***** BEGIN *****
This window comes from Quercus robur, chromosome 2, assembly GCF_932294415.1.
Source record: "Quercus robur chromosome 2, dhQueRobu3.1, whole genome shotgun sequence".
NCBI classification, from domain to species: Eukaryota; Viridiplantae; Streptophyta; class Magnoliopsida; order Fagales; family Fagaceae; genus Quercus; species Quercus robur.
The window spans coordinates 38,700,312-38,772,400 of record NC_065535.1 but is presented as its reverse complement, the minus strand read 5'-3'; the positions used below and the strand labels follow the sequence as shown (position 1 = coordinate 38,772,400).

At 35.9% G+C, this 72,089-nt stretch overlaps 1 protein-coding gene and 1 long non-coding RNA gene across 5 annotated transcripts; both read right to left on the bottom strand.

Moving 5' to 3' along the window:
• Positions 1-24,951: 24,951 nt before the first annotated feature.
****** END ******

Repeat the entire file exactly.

This window comes from Quercus robur, chromosome 2, assembly GCF_932294415.1.
Source record: "Quercus robur chromosome 2, dhQueRobu3.1, whole genome shotgun sequence".
NCBI classification, from domain to species: Eukaryota; Viridiplantae; Streptophyta; class Magnoliopsida; order Fagales; family Fagaceae; genus Quercus; species Quercus robur.
The window spans coordinates 38,700,312-38,772,400 of record NC_065535.1 but is presented as its reverse complement, the minus strand read 5'-3'; the positions used below and the strand labels follow the sequence as shown (position 1 = coordinate 38,772,400).

At 35.9% G+C, this 72,089-nt stretch overlaps 1 protein-coding gene and 1 long non-coding RNA gene across 5 annotated transcripts; both read right to left on the bottom strand.

Moving 5' to 3' along the window:
• Positions 1-24,951: 24,951 nt before the first annotated feature.